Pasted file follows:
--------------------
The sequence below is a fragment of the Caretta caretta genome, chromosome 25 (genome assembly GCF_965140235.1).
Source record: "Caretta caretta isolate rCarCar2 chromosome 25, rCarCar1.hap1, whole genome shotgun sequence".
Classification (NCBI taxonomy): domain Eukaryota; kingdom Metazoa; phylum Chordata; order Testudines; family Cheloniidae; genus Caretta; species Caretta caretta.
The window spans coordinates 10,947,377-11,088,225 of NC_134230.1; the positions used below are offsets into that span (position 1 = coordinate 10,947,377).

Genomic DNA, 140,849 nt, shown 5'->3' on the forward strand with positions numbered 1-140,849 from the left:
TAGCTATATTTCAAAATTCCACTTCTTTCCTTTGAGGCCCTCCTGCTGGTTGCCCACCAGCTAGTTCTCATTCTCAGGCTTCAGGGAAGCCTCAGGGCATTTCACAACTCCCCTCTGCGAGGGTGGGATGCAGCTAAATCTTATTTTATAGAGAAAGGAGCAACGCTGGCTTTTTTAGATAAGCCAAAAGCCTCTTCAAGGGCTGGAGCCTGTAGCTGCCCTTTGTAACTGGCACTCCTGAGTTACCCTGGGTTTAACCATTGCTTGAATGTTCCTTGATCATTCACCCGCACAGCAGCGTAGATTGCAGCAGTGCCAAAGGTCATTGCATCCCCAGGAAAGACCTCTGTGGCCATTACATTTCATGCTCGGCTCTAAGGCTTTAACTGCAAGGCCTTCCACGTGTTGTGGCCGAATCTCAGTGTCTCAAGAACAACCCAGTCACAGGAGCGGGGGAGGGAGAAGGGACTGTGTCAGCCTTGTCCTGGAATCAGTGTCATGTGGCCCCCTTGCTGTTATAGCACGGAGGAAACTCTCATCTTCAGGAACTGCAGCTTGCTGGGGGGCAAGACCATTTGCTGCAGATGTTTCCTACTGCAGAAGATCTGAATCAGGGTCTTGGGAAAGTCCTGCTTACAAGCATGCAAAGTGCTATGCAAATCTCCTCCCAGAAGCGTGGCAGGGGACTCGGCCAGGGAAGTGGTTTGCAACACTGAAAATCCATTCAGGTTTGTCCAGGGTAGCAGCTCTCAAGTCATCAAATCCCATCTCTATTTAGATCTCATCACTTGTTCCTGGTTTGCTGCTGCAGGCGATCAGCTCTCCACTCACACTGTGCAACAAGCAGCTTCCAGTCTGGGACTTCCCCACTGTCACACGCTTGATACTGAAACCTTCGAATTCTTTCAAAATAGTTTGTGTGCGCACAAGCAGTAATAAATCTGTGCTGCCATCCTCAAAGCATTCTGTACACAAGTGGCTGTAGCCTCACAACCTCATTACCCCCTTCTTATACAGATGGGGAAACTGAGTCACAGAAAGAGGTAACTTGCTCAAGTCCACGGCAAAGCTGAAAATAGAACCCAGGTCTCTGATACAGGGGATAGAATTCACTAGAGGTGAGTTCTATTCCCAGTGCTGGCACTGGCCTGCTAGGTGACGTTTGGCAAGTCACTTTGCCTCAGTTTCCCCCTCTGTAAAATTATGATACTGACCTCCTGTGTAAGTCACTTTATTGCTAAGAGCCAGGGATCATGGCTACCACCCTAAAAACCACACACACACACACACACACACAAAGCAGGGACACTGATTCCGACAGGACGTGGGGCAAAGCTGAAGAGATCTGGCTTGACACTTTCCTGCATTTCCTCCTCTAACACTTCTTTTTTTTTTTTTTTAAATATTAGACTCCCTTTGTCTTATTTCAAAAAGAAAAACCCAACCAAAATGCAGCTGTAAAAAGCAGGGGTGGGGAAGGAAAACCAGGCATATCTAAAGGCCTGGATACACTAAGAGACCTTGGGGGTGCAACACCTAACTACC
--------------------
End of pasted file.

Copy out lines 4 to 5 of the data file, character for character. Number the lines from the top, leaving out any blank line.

The window spans coordinates 10,947,377-11,088,225 of NC_134230.1; the positions used below are offsets into that span (position 1 = coordinate 10,947,377).

Genomic DNA, 140,849 nt, shown 5'->3' on the forward strand with positions numbered 1-140,849 from the left: